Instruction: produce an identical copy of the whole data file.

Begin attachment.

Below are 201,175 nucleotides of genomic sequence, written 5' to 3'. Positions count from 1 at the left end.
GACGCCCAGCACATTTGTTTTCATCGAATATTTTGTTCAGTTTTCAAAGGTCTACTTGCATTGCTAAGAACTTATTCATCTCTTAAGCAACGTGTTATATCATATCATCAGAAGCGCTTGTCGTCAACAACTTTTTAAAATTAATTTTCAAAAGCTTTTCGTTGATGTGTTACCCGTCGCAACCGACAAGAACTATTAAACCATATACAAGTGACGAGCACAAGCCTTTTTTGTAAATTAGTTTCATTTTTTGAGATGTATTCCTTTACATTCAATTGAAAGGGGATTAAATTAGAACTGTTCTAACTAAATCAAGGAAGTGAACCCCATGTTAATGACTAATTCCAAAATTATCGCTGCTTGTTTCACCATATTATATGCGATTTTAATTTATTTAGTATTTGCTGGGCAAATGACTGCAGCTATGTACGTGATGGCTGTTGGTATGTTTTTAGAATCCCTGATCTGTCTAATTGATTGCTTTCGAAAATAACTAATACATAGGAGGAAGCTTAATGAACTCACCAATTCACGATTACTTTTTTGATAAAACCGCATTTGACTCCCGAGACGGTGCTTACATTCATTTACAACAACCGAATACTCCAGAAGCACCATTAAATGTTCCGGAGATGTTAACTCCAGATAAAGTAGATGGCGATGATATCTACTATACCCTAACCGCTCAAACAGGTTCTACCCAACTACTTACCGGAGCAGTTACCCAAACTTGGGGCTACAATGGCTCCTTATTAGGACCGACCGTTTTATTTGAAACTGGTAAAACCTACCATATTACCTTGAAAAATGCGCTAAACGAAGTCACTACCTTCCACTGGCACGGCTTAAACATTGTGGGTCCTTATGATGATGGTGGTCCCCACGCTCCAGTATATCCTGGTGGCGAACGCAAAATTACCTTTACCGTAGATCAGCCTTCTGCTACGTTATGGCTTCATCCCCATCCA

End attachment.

Below are 201,175 nucleotides of genomic sequence, written 5' to 3'. Positions count from 1 at the left end.
GACGCCCAGCACATTTGTTTTCATCGAATATTTTGTTCAGTTTTCAAAGGTCTACTTGCATTGCTAAGAACTTATTCATCTCTTAAGCAACGTGTTATATCATATCATCAGAAGCGCTTGTCGTCAACAACTTTTTAAAATTAATTTTCAAAAGCTTTTCGTTGATGTGTTACCCGTCGCAACCGACAAGAACTATTAAACCATATACAAGTGACGAGCACAAGCCTTTTTTGTAAATTAGTTTCATTTTTTGAGATGTATTCCTTTACATTCAATTGAAAGGGGATTAAATTAGAACTGTTCTAACTAAATCAAGGAAGTGAACCCCATGTTAATGACTAATTCCAAAATTATCGCTGCTTGTTTCACCATATTATATGCGATTTTAATTTATTTAGTATTTGCTGGGCAAATGACTGCAGCTATGTACGTGATGGCTGTTGGTATGTTTTTAGAATCCCTGATCTGTCTAATTGATTGCTTTCGAAAATAACTAATACATAGGAGGAAGCTTAATGAACTCACCAATTCACGATTACTTTTTTGATAAAACCGCATTTGACTCCCGAGACGGTGCTTACATTCATTTACAACAACCGAATACTCCAGAAGCACCATTAAATGTTCCGGAGATGTTAACTCCAGATAAAGTAGATGGCGATGATATCTACTATACCCTAACCGCTCAAACAGGTTCTACCCAACTACTTACCGGAGCAGTTACCCAAACTTGGGGCTACAATGGCTCCTTATTAGGACCGACCGTTTTATTTGAAACTGGTAAAACCTACCATATTACCTTGAAAAATGCGCTAAACGAAGTCACTACCTTCCACTGGCACGGCTTAAACATTGTGGGTCCTTATGATGATGGTGGTCCCCACGCTCCAGTATATCCTGGTGGCGAACGCAAAATTACCTTTACCGTAGATCAGCCTTCTGCTACGTTATGGCTTCATCCCCATCCA